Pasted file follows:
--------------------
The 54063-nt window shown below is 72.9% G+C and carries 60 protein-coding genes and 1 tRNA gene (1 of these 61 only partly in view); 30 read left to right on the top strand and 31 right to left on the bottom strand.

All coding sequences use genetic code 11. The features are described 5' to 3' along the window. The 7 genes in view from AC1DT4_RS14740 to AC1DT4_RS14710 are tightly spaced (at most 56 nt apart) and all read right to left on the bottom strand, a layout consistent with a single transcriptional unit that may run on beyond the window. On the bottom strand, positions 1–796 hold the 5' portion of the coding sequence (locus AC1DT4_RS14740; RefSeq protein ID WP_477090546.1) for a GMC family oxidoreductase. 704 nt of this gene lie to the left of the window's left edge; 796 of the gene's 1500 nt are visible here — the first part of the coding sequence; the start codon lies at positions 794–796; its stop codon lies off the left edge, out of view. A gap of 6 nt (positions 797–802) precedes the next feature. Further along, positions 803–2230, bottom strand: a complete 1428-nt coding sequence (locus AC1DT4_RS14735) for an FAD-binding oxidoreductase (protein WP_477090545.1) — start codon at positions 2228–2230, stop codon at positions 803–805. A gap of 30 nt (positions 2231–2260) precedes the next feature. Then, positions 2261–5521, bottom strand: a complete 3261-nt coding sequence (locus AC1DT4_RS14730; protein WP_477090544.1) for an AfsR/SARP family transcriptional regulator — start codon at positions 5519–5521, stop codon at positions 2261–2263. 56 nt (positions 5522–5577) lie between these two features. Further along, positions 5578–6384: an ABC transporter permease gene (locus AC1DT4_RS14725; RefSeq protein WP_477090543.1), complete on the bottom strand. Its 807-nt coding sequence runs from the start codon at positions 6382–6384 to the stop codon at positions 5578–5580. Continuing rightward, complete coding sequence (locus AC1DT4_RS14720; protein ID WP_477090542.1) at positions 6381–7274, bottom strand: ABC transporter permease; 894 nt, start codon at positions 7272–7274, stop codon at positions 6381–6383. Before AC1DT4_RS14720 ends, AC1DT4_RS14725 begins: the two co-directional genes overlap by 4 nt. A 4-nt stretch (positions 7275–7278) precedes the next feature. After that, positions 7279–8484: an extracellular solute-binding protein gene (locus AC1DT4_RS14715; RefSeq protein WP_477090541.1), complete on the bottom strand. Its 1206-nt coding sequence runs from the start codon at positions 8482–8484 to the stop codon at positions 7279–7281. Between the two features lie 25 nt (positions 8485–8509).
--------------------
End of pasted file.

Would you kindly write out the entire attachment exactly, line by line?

The 54063-nt window shown below is 72.9% G+C and carries 60 protein-coding genes and 1 tRNA gene (1 of these 61 only partly in view); 30 read left to right on the top strand and 31 right to left on the bottom strand.

All coding sequences use genetic code 11. The features are described 5' to 3' along the window. The 7 genes in view from AC1DT4_RS14740 to AC1DT4_RS14710 are tightly spaced (at most 56 nt apart) and all read right to left on the bottom strand, a layout consistent with a single transcriptional unit that may run on beyond the window. On the bottom strand, positions 1–796 hold the 5' portion of the coding sequence (locus AC1DT4_RS14740; RefSeq protein ID WP_477090546.1) for a GMC family oxidoreductase. 704 nt of this gene lie to the left of the window's left edge; 796 of the gene's 1500 nt are visible here — the first part of the coding sequence; the start codon lies at positions 794–796; its stop codon lies off the left edge, out of view. A gap of 6 nt (positions 797–802) precedes the next feature. Further along, positions 803–2230, bottom strand: a complete 1428-nt coding sequence (locus AC1DT4_RS14735) for an FAD-binding oxidoreductase (protein WP_477090545.1) — start codon at positions 2228–2230, stop codon at positions 803–805. A gap of 30 nt (positions 2231–2260) precedes the next feature. Then, positions 2261–5521, bottom strand: a complete 3261-nt coding sequence (locus AC1DT4_RS14730; protein WP_477090544.1) for an AfsR/SARP family transcriptional regulator — start codon at positions 5519–5521, stop codon at positions 2261–2263. 56 nt (positions 5522–5577) lie between these two features. Further along, positions 5578–6384: an ABC transporter permease gene (locus AC1DT4_RS14725; RefSeq protein WP_477090543.1), complete on the bottom strand. Its 807-nt coding sequence runs from the start codon at positions 6382–6384 to the stop codon at positions 5578–5580. Continuing rightward, complete coding sequence (locus AC1DT4_RS14720; protein ID WP_477090542.1) at positions 6381–7274, bottom strand: ABC transporter permease; 894 nt, start codon at positions 7272–7274, stop codon at positions 6381–6383. Before AC1DT4_RS14720 ends, AC1DT4_RS14725 begins: the two co-directional genes overlap by 4 nt. A 4-nt stretch (positions 7275–7278) precedes the next feature. After that, positions 7279–8484: an extracellular solute-binding protein gene (locus AC1DT4_RS14715; RefSeq protein WP_477090541.1), complete on the bottom strand. Its 1206-nt coding sequence runs from the start codon at positions 8482–8484 to the stop codon at positions 7279–7281. Between the two features lie 25 nt (positions 8485–8509).